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Oscar-winning director Tarantino explored Hollywood fairy tales circa 1969 in his most recent movie, Once Upon a Time in Hollywood (2019). He now deepens that inquiry in his first novel, which was inspired, in part, by his fondness for typical movie novelizations. While the book’s publication as a 1970s-style mass-market paperback emulates that subgenre, Tarantino goes far beyond its usual parameters in this vividly interiorized, ardently researched, and far-reaching portrayal of individuals spellbound and endangered by Hollywood’s dream factory. Most notable is Tarantino’s delving into the backstory and psyche of cocky and invincible stuntman Cliff Booth to reveal the source of Cliff’s cool and toughness via glimpses into his harrowing combat experiences in WWII. This formidable war hero and stone-cold killer who loves his killer dog is also, gratifyingly enough, a discerning film aficionado, serving as a conduit for Tarantino’s own expert and fascinating reflections on the state of movies at this reverberating inflection point as postwar cinematic tough guys give way to counterculture antiheroes. Once the stunt double for Western star Rick Dalton, Cliff is reduced to working as Rick’s driver, gofer, and ego-booster as the pompadour-sporting actor struggles to halt the precipitous slide of his stale career. As Cliff and Rick curse the “weirdo” hippies and, unbeknownst to them, come into contact with the worst of that world, murderous cult leader Charles Manson and his Family, Tarantino captures the zeitgeist in the offerings of L.A. radio stations and TV channels, and the startling innovations of Rick’s neighbor, “rock star” director Roman Polanski.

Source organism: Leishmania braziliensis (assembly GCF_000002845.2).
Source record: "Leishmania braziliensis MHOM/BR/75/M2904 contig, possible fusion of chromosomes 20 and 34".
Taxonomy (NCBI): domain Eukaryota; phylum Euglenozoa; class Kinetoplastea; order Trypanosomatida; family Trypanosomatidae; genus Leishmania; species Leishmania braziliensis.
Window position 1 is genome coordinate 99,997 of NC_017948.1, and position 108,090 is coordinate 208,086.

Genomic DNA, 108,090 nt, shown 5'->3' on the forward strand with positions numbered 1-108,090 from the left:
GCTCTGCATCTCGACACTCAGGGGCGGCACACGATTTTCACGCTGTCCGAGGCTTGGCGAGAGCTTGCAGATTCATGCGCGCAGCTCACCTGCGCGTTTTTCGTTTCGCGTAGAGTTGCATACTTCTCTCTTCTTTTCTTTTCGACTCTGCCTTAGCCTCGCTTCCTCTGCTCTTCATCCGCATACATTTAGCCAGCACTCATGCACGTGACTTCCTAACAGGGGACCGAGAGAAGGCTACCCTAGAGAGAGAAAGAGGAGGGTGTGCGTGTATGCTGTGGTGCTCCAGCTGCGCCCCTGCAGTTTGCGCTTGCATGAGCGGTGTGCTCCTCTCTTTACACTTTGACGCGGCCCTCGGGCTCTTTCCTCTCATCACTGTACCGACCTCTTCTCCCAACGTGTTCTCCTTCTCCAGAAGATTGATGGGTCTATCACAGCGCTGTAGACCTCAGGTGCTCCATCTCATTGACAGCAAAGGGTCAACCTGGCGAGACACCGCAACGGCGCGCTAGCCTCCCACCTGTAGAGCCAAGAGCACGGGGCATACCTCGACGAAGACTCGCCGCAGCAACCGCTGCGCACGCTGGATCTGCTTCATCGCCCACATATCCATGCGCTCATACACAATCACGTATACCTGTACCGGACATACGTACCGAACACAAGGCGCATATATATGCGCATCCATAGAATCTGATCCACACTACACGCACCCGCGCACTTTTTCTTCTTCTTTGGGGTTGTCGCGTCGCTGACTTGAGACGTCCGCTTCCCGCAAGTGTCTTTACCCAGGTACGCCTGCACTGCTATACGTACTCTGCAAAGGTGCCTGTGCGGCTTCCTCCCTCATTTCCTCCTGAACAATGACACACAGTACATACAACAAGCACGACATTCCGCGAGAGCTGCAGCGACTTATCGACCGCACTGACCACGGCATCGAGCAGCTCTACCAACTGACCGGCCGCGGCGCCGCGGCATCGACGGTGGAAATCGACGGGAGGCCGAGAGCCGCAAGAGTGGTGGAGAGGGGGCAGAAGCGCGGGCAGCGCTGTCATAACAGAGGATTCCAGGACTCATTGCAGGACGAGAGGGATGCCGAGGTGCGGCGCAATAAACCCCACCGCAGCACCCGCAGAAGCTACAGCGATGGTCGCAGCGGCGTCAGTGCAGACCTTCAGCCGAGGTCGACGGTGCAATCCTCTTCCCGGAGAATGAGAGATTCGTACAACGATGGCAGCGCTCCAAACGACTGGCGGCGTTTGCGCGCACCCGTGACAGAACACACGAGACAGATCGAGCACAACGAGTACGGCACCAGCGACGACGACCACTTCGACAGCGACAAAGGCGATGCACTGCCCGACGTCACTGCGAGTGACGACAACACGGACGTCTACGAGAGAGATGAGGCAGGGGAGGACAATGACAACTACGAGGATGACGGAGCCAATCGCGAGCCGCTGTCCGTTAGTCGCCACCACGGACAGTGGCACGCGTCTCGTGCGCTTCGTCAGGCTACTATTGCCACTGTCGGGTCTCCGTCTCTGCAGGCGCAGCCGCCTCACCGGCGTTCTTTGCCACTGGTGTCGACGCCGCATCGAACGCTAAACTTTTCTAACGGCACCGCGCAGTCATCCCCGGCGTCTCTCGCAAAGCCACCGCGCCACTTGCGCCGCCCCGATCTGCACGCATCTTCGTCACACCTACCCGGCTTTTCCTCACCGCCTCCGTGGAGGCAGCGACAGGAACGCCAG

When Rick lands a part in a promising new Western series, Tarantino links the show’s story of a besieged rancher and his fractured family to the archetypal tragedies of the Greeks and Shakespeare with gritty humor and striking insights. Scenes on the set also deliver the novel’s bright and hopeful guiding light, eight-year-old acting prodigy Trudi Frazer. Provoking, wily, controversial, and revered Tarantino, celebrated for his screenplays, truly is a literary force, stepping forward as a novelist adept at using an omniscient point of view to powerful effect in a novel driven by its characters’ inner lives and smart, witty, and salty dialogue of propulsion and nuance, hilarity and heartbreak. Departing from the movie in intriguing ways, this is a send-up of the old-school yet still kicking heterosexual, white-male mindset rife with desire, resentment, entitlement, fear, and misogyny. It will also offer a stereoscopic experience for most readers as they envision the characters as played by the movie’s cast, especially Brad Pitt and Leonardo DiCaprio, and picture the settings from the movie, a doubling that will inspire fanatic comparisons between film and page. But this is a work of literary art in its own right, a novel that, if the movie didn’t exist, would captivate readers with its own knowing vision and zestful power.
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